Australia's ANZ flags large remediation and restructuring items ahead of results

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Australia's ANZ flags large remediation and restructuring items ahead of results

ANZ, one of Australia's ‘big four' banks, revealed on 20 October in an official notice that its "second half 2021 Statutory and Cash profit will be impacted by two Large / Notable items", ahead of its Full Year 2021 result to be announced on Thursday 28 October.

Namely, remediation charges of $113m (after tax) primarily relating to banking product reviews in the Australia Retail and Commercial division, and restructuring charges of $16m (after tax).

In aggregate, the banking group said its second half 2021 Statutory and Cash profit after tax will be impacted by $129 million, equivalent to ~3 basis points of CET1 capital at level 2.

In January 2020, International Investment reported that ANZ has identified 3.4 million customers that it overcharged but had so far only managed to refund around 30% of the account holders it knows have been ripped off.

ANZ has reimbursed around one million customers so far with refunds at an average amount of A$60 each, but there are still around 2.4 million customer who have not been paid back.

Shayne Elliott, ANZ's CEO, said at the time at the bank's annual general meeting in Brisbane that the bank is "paying customers back as fast as we can" in order to fulfill the banking royal commission recommendations.

Rival Westpac Banking Corp, Australia's oldest bank, recently revealed that its second half results would be hit by a far more sizeable $1.3bn of notable items.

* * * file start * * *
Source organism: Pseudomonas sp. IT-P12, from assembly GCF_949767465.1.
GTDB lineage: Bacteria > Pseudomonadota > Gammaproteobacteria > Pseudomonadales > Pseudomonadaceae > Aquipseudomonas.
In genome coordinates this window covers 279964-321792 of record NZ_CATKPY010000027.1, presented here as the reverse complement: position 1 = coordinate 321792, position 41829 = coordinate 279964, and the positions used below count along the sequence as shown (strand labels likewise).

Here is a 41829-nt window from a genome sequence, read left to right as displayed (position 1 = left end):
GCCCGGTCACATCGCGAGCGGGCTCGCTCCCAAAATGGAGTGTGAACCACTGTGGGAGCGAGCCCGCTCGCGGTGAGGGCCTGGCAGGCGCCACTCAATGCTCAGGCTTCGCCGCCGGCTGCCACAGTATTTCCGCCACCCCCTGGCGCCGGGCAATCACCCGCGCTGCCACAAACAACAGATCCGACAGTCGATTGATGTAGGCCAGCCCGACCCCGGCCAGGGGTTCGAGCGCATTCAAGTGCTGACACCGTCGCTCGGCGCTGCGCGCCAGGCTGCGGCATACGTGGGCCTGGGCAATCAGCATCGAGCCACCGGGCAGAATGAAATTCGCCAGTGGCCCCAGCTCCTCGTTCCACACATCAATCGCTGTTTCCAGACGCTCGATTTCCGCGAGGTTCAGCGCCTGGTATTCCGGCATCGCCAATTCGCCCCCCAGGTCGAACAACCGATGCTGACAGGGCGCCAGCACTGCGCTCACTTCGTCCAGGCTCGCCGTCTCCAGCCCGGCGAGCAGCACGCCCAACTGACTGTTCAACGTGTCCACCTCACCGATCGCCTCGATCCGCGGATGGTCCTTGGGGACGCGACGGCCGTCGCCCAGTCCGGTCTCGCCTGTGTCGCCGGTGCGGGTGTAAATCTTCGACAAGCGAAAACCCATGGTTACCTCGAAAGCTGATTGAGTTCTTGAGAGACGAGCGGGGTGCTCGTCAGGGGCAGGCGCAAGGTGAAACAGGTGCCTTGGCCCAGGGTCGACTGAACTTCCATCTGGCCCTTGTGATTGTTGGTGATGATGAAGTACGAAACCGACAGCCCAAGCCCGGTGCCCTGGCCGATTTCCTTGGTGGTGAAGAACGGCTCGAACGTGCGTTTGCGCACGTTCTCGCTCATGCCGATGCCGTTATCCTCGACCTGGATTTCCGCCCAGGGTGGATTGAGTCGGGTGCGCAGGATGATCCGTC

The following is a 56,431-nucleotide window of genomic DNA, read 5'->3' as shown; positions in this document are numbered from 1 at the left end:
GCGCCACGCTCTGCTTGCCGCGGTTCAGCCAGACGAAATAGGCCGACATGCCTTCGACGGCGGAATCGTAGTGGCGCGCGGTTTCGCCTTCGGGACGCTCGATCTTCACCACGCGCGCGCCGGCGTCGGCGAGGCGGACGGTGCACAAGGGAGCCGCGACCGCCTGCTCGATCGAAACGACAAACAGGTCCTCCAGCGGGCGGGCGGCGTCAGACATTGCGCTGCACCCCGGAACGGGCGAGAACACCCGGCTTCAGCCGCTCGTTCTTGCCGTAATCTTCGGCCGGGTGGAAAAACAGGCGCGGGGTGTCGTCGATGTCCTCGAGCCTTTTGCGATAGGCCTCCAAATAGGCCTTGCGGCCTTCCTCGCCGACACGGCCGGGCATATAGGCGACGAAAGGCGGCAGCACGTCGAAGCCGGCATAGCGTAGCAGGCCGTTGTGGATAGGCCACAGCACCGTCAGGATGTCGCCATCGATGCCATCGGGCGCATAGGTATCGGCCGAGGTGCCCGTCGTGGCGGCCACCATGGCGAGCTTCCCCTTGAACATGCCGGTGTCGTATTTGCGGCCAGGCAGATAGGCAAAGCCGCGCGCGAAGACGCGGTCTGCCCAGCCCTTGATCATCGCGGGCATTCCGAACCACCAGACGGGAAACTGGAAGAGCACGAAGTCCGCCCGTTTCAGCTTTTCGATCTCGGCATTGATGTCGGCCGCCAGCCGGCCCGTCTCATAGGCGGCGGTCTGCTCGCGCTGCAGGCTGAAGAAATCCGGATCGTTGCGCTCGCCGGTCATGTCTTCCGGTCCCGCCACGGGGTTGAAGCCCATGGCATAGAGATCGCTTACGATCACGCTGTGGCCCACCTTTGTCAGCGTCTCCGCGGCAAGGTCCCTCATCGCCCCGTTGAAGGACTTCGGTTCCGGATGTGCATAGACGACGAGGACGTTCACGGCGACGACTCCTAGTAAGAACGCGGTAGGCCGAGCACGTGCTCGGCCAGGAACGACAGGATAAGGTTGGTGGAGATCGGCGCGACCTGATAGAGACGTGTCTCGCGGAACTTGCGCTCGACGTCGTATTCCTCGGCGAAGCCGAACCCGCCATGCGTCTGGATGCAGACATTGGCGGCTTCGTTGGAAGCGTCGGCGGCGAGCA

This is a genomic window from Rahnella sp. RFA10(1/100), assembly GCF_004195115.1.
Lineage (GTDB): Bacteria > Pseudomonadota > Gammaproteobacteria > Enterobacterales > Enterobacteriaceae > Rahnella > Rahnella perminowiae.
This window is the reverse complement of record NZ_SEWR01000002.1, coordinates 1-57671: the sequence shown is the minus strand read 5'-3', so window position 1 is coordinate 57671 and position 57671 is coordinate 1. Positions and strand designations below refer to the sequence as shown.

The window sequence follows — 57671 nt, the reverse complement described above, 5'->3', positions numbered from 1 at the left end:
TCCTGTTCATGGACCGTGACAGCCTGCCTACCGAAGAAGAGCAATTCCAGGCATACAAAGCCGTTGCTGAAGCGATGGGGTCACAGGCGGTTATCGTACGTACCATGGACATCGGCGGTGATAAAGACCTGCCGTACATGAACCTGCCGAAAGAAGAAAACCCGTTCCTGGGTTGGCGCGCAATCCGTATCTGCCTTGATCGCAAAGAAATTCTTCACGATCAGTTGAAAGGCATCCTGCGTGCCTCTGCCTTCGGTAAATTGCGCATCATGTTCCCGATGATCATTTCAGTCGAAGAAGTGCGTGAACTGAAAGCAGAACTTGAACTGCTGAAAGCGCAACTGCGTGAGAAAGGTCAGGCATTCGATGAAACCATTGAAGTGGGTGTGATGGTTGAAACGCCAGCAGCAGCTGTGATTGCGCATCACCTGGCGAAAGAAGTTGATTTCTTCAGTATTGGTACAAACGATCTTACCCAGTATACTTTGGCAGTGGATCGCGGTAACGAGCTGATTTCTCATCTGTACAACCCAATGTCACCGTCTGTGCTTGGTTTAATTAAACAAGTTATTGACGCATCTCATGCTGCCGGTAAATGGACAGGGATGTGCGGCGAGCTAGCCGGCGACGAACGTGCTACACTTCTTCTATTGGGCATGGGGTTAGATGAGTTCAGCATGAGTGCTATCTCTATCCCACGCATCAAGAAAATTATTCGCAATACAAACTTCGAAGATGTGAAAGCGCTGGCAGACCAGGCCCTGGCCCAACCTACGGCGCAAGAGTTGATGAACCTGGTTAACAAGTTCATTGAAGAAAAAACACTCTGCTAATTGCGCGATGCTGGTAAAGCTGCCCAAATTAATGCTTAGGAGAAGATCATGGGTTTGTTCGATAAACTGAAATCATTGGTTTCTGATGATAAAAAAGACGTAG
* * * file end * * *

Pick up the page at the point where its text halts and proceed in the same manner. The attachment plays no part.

This comprised $965m for asset write downs, $172m in additional provisions relating to customers refunds, $267m for separation and transaction costs for the Westpac Life Insurance business, and $24m for costs relating to other divestments.

At the end of last month a multi-million dollar class action lawsuit was launched against the ANZ and ASB banks over claims they failed to fully refund around 150,000 customers for fees and interest earned on loans in which there were disclosure breaches.

The case is being taken by former Commerce Commission lawyer Scott Russell and barristers Davey Salmon, QC, and Ali van Ammers, and is being jointly funded by Australian litigation funder CASL and New Zealand litigation funder LPF Group.

The claim centres around two Commerce Commission settlements with the banks in which both acknowledged a failure to provide accurate information to personal and home loan customers who varied the terms of their loans during a particular period.

In May this year ASB agreed to pay a settlement of $8.1 million to 73,000 customers after it was unable to confirm it had sent written disclosure information to those who made loan variations between June 6, 2015, and June 18, 2019.

In March last year ANZ agreed to pay $29.4m to around 100,000 customers after it confirmed it had misstated the amount of interest on loans from May 30, 2015, until May 29, 2016, as a result of a coding error within a loan calculator used by its frontline bank staff.